But some researchers worry that irradiation offers consumers—and farmers—a false sense of security. “Irradiation is not a replacement for good agricultural practices,” cautions Catherine Donnelly, Ph.D., professor of microbiology and food science at the University of Vermont. Plus, dirty hands or contact with other foods in the kitchen, such as chicken, can easily contaminate leafy greens after irradiation. Irradiation also is an expensive process and not many consumers are demanding it.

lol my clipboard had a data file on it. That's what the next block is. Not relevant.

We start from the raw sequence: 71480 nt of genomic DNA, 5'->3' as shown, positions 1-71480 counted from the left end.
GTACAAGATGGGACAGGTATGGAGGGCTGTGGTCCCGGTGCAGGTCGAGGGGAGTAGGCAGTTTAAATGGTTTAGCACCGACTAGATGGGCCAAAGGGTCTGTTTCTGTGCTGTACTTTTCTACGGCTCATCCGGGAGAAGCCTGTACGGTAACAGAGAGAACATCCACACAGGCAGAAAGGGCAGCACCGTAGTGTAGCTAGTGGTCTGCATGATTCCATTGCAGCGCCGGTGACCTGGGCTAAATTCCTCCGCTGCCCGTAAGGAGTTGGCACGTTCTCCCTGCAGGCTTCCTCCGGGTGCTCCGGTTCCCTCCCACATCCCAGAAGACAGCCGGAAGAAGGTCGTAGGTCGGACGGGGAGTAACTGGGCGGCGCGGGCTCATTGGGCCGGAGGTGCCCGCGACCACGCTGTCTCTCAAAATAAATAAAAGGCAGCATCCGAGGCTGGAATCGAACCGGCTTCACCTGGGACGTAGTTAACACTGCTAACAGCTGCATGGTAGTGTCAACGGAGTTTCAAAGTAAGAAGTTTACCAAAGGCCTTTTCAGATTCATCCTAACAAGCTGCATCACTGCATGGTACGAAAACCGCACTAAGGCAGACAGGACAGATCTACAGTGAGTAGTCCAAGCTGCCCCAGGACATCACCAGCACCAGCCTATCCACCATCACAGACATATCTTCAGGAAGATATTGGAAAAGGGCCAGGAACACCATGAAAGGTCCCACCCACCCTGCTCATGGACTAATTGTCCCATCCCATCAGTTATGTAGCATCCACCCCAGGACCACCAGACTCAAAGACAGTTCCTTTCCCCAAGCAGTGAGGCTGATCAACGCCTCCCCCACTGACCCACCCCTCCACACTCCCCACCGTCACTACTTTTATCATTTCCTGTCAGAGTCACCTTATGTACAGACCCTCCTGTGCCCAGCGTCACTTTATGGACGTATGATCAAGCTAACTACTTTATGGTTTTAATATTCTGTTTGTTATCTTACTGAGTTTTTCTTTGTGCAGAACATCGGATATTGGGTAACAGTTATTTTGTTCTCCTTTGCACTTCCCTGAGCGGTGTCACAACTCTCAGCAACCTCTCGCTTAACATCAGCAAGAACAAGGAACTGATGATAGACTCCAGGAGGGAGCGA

Bottom Line: Irradiation makes spinach and iceberg lettuce safer. Irradiated foods are labeled “treated with radiation” or “treated by irradiation” and carry the international symbol for irradiation, which resembles a flower. But, due to cost and low demand, irradiated greens may not be available at many markets—at least for now.